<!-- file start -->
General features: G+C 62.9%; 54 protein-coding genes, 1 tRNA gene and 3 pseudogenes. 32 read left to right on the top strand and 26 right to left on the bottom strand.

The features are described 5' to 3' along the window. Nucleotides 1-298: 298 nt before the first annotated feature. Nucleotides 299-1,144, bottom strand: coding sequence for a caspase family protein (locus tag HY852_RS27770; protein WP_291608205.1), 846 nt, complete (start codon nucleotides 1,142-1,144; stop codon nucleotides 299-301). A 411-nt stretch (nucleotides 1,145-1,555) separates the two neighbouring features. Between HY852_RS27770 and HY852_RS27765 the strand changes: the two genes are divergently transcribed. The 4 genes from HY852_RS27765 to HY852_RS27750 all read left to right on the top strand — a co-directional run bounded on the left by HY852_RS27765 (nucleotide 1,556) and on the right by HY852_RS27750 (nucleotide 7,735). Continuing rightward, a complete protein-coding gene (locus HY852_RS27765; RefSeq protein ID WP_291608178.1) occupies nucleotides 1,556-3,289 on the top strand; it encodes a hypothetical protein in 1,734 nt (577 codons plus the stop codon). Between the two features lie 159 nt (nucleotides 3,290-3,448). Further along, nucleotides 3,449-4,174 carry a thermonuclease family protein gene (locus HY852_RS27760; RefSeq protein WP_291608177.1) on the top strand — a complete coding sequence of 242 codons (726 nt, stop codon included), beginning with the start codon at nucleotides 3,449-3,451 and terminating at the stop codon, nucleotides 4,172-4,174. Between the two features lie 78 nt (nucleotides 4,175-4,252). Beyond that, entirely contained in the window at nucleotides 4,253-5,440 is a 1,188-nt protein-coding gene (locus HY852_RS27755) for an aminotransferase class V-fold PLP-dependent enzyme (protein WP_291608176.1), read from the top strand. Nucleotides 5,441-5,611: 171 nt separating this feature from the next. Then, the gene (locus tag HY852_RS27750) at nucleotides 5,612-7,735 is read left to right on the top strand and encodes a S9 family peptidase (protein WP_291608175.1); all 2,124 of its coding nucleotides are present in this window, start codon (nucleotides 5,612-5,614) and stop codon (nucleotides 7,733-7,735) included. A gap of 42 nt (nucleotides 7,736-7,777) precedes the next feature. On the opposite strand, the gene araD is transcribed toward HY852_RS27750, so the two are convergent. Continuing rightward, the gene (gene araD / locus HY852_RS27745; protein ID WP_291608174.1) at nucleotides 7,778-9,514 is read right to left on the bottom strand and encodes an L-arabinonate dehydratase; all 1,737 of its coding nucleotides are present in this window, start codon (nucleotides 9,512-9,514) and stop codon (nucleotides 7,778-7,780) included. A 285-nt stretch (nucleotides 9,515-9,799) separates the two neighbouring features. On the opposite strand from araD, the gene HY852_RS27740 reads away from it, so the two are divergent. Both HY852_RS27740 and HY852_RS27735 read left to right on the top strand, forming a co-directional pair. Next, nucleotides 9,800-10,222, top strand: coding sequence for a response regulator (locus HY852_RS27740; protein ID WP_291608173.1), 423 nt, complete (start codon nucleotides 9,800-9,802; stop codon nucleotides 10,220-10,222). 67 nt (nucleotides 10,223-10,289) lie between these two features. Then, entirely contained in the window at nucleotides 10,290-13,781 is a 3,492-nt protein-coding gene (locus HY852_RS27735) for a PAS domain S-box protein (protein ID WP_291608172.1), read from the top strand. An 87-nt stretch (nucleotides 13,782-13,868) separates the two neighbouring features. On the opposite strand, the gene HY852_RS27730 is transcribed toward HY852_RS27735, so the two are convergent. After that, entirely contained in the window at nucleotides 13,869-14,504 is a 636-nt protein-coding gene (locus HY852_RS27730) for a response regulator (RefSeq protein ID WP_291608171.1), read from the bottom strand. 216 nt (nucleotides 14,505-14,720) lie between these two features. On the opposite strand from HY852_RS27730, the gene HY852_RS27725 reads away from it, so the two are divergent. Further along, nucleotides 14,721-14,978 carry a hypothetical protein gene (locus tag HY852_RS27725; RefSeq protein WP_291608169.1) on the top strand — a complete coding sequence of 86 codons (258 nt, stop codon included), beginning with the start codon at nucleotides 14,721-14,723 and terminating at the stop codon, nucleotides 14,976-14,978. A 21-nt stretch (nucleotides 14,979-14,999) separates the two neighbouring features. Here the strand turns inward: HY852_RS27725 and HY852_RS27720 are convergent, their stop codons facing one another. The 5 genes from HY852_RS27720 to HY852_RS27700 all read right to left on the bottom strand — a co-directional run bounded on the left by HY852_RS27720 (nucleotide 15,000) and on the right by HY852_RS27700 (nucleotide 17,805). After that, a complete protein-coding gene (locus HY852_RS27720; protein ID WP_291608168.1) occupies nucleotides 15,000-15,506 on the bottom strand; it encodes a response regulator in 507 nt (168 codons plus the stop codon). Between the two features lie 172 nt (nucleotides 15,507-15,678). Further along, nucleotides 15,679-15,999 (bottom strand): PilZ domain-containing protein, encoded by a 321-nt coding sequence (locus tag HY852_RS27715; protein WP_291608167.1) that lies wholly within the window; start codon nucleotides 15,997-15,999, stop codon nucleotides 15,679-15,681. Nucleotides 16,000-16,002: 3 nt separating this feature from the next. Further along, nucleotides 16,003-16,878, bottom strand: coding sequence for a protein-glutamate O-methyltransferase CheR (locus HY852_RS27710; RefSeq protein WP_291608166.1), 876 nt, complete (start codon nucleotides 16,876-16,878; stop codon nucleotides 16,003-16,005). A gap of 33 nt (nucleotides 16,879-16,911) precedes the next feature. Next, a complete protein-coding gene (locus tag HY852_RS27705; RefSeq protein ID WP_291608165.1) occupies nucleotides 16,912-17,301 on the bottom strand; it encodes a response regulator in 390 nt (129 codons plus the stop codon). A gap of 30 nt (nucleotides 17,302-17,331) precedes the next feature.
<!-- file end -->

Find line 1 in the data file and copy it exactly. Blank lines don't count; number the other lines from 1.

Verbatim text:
General features: G+C 62.9%; 54 protein-coding genes, 1 tRNA gene and 3 pseudogenes. 32 read left to right on the top strand and 26 right to left on the bottom strand.